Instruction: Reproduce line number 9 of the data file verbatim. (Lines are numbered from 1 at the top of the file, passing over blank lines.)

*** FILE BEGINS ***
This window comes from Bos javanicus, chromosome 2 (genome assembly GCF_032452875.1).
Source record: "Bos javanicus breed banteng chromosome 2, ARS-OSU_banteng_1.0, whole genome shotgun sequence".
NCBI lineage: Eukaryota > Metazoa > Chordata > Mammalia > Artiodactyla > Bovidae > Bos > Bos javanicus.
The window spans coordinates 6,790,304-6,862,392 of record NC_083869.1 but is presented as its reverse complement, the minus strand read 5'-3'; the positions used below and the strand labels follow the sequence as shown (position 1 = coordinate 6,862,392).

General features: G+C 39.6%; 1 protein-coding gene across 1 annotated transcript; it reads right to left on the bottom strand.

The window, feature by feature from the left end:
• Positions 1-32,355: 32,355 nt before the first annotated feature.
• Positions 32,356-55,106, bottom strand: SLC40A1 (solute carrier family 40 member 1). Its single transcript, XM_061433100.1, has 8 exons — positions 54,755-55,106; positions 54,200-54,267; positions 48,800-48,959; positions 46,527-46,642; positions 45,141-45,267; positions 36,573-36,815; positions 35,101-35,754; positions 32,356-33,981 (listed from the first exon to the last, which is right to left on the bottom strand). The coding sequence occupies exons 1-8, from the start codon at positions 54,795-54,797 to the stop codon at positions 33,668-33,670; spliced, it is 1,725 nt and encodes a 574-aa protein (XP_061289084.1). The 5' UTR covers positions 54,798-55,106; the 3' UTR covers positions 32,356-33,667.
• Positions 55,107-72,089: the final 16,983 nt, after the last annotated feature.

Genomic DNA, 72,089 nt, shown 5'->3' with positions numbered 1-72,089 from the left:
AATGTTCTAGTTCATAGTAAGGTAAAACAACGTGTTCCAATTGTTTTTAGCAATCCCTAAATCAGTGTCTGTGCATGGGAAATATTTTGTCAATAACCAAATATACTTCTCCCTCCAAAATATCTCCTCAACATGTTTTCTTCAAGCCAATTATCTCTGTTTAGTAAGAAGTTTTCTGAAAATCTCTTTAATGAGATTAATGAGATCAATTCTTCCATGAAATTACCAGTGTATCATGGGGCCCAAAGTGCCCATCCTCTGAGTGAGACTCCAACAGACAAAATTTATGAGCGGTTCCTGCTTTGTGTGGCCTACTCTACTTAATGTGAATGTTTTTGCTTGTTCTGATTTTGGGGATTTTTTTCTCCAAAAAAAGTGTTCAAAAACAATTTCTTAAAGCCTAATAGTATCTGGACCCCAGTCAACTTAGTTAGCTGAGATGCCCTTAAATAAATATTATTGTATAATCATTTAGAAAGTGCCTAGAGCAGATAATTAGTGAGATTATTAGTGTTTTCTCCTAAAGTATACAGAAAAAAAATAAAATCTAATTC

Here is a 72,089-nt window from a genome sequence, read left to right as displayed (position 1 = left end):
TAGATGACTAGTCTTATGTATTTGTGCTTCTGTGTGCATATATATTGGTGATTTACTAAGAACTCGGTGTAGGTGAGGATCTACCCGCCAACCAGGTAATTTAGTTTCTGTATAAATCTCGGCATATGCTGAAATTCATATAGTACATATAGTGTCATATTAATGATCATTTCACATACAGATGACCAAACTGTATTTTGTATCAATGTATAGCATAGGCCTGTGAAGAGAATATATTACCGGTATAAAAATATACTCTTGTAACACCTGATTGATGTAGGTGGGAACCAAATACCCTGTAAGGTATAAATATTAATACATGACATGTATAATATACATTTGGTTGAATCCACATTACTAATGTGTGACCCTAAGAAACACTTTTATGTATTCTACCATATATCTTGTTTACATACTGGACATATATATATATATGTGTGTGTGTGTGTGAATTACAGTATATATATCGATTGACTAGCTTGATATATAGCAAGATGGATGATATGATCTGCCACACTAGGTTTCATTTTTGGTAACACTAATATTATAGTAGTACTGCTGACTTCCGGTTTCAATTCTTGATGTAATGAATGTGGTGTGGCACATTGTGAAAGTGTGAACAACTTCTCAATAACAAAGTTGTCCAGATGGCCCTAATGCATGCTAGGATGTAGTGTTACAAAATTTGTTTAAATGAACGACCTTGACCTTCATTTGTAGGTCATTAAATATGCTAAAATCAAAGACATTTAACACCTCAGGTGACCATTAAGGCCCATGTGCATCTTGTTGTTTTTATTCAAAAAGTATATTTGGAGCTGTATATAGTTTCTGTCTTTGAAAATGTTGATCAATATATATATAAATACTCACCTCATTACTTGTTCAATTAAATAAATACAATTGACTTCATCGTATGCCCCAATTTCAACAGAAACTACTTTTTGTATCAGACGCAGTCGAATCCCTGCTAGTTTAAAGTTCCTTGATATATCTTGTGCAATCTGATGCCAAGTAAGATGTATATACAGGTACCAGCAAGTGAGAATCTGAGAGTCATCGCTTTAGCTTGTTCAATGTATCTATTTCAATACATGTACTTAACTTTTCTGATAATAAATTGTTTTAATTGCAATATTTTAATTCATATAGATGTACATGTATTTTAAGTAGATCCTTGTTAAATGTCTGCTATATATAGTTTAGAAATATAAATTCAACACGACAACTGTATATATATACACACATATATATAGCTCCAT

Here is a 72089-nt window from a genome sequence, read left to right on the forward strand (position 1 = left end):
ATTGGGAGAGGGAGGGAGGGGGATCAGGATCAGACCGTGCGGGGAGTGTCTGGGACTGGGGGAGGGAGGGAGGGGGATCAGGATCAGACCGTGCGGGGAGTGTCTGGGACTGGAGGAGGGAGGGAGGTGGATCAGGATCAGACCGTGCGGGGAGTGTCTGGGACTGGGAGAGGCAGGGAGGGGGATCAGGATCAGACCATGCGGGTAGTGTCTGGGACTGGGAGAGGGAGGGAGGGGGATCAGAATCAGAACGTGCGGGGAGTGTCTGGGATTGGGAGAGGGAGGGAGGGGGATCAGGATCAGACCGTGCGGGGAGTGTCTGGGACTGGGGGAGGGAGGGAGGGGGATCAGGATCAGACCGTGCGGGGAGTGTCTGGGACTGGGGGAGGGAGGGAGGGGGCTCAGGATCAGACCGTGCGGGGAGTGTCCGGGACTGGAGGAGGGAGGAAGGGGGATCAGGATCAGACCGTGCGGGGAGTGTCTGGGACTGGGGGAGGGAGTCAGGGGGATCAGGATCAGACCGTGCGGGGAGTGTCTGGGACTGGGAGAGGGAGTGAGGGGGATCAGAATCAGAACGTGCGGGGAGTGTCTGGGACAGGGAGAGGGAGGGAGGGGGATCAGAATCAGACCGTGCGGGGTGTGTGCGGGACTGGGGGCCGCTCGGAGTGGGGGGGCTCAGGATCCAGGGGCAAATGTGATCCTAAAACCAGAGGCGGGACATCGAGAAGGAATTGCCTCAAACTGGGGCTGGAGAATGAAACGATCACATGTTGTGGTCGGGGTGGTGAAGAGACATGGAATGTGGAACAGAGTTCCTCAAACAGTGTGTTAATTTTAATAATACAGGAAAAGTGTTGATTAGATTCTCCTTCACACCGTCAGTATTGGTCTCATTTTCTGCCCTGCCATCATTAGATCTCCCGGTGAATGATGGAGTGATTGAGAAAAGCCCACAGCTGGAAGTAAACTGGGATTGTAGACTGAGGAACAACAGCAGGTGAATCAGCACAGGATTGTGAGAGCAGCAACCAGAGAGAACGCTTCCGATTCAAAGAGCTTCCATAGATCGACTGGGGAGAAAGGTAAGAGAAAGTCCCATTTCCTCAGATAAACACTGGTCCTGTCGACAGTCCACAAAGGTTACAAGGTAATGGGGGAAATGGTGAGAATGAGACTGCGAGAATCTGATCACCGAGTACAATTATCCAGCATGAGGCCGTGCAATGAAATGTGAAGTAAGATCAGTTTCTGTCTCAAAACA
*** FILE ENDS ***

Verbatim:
• Positions 55,107-72,089: the final 16,983 nt, after the last annotated feature.